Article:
Thursday, 25 March 2010

Baked Black Bream or Besugo al Horno

This beautiful fish which I spotted yesterday at The Chelsea Fishmonger and couldn't resist, is a wild Black Bream.  It looks like one of my favourite fish, a large Gilt Head, but as this one was wild and the Gilt Heads on display were farmed I thought I'd go mad and go for wild and black.
Mat the fishmonger helpfully provided me with a printed out menu supplied by Paul, one of his regular food-obsessed customers.
Apparently bream in the oven or, Besugo al Horno, is a traditional Christmas dish in Spain but takes about an hour altogether rather than the half day needed for a turkey.  Potatoes are thinly sliced along with red onions and are then layered up in a greased dish.  A paste is made of garlic, saffron, parsley and salt mixed with olive oil and water and this is poured over the potato and onion base.  This is baked for 40 minutes and then the gutted, scaled, and slashed fish is placed on top for a further 20 minutes.
I varied Paul's recipe slightly by adding a few black olives I had lurking.  Before serving, sprinkle with more chopped parsley and grated lemon zest.  I turned the grill on inside the oven shortly before the end of cooking to crisp the skin up a bit.  The fish was perfectly cooked (you can test for doneness if you wiggle the side fin near the head; if it won't come out, the fish isn't quite done) and the potato slices were smoothly waxy and redolent of saffron (I used Marfona baking potatoes, Paul recommends King Edwards).  We drank a Vermentino from the south of France (more usually called Rolle there) but a rosé from the same region would have been good too.  


  1. Thanks for the mention, your dish looks and sounds perfect - the addition of olives is a great idea!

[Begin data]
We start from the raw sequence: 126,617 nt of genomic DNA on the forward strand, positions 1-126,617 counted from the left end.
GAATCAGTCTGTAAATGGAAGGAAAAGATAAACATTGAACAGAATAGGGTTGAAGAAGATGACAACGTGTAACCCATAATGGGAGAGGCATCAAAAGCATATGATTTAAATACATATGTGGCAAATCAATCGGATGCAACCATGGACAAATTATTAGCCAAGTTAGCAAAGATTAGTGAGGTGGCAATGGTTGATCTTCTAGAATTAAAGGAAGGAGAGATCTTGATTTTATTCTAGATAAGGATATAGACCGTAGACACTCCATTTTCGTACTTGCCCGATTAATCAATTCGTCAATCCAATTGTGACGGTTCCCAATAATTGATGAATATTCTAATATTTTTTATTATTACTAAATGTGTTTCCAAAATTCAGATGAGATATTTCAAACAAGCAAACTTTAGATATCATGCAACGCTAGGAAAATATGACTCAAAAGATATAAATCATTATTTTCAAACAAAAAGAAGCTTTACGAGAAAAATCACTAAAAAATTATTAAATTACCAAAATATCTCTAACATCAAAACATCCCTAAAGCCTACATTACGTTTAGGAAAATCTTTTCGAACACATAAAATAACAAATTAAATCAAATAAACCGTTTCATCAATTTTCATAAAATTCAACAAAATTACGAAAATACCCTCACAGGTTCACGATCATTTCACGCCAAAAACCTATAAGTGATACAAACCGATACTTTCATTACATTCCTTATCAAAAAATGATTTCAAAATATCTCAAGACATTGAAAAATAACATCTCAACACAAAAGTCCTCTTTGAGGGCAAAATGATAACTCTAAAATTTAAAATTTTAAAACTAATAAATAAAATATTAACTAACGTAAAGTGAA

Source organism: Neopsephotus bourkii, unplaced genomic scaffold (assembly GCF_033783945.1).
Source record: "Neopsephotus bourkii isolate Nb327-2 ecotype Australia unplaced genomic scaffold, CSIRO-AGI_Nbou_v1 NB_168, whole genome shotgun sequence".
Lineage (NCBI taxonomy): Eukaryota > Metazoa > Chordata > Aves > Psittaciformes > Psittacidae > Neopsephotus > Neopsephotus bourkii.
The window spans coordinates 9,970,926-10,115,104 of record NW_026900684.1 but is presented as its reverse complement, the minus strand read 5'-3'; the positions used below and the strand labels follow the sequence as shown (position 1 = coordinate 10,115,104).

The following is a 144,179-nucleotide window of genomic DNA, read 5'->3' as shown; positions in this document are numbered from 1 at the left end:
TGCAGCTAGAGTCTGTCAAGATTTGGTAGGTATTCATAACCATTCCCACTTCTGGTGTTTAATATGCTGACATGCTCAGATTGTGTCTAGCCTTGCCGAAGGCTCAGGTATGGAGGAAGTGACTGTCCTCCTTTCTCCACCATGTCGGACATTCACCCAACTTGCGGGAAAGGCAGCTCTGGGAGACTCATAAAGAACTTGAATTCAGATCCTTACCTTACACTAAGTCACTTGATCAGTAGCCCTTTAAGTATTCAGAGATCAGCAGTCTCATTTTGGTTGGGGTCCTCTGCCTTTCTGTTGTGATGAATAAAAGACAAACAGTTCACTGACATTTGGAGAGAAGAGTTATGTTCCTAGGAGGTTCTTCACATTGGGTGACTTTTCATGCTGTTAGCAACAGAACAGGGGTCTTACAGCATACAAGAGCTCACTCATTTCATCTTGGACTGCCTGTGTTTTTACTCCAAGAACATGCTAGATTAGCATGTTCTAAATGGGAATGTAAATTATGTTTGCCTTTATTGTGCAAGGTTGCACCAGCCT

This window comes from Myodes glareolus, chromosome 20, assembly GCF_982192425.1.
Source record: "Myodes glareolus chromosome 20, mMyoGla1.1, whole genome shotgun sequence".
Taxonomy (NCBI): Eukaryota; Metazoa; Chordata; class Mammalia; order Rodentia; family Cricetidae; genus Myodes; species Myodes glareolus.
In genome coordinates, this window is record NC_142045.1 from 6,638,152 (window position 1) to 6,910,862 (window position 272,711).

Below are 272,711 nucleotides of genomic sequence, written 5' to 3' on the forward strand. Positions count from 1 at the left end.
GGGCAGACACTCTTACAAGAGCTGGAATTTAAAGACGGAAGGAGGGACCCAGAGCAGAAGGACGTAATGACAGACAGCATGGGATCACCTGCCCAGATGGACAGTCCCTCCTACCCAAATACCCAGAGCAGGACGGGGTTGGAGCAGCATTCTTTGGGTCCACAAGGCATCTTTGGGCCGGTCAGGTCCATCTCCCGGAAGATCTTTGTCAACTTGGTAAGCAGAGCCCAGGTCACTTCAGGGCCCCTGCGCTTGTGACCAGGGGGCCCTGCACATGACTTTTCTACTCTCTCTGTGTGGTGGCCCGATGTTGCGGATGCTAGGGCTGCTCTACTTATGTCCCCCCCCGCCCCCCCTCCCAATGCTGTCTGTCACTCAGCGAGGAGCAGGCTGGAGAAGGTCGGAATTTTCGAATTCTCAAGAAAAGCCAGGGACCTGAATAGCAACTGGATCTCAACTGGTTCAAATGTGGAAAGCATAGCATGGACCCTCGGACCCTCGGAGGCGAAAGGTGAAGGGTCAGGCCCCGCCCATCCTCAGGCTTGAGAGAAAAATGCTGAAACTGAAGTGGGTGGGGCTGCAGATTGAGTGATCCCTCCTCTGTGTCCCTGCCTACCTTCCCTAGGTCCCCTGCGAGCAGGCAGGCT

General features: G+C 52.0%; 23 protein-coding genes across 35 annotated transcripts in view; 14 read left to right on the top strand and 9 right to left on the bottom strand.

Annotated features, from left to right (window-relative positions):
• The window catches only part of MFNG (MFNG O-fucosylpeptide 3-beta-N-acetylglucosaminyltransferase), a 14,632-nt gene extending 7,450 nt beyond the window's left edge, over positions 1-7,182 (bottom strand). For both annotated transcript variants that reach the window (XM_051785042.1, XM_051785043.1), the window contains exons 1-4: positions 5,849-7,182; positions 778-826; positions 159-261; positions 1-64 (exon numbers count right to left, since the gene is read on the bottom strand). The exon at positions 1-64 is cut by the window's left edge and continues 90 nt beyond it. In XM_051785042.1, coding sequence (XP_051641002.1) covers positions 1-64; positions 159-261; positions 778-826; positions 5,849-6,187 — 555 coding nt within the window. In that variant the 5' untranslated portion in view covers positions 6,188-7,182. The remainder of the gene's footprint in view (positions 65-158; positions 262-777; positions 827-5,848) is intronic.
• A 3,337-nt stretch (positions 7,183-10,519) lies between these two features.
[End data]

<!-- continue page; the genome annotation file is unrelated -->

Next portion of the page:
2. Looks really, really great.
    Having now learned how to prep and cook fish, at the Billingsgate course, wishing had good fishmonger near me... just have supermarkets.

  3. Paul: it's a great recipe. Will try Gilt Head next time Mat has some wild. I like the way the potato absorbs the saffron flavour. Some oven-dried tomatoes wold be good too I think (though tomatoes are never terribly wine-friendly I find)

    Kavey: this was delicious. The Billingsgate course sounds interesting. I guess nearest good fishmonger I know in north London is Steve Hatt in Essex Road (near Angel)

  4. Oh. Wow. That is a beauty isn't it? This sounds really very tasty indeed and I intend on giving it a go as soon as I can find a good looking bream. Great tip re the side fin - i didn't know that and it'll save poking the fish with a knife trying to see if it's cooked.

  5. Lovely post & great photos Patrick and the outcome looks really tasty. I was a good job you spotted that bream and didn't need convincing it was better than the Giltheads in fact i must visit that fishmonger too as i have heard he is really witty :-)

  6. Grubworm: check out Chelsea Fish as they often have sea bream. They are a mine of information too (the mongers, not the bream)

    A London Fishmonger: glad you like the post, thanks :-)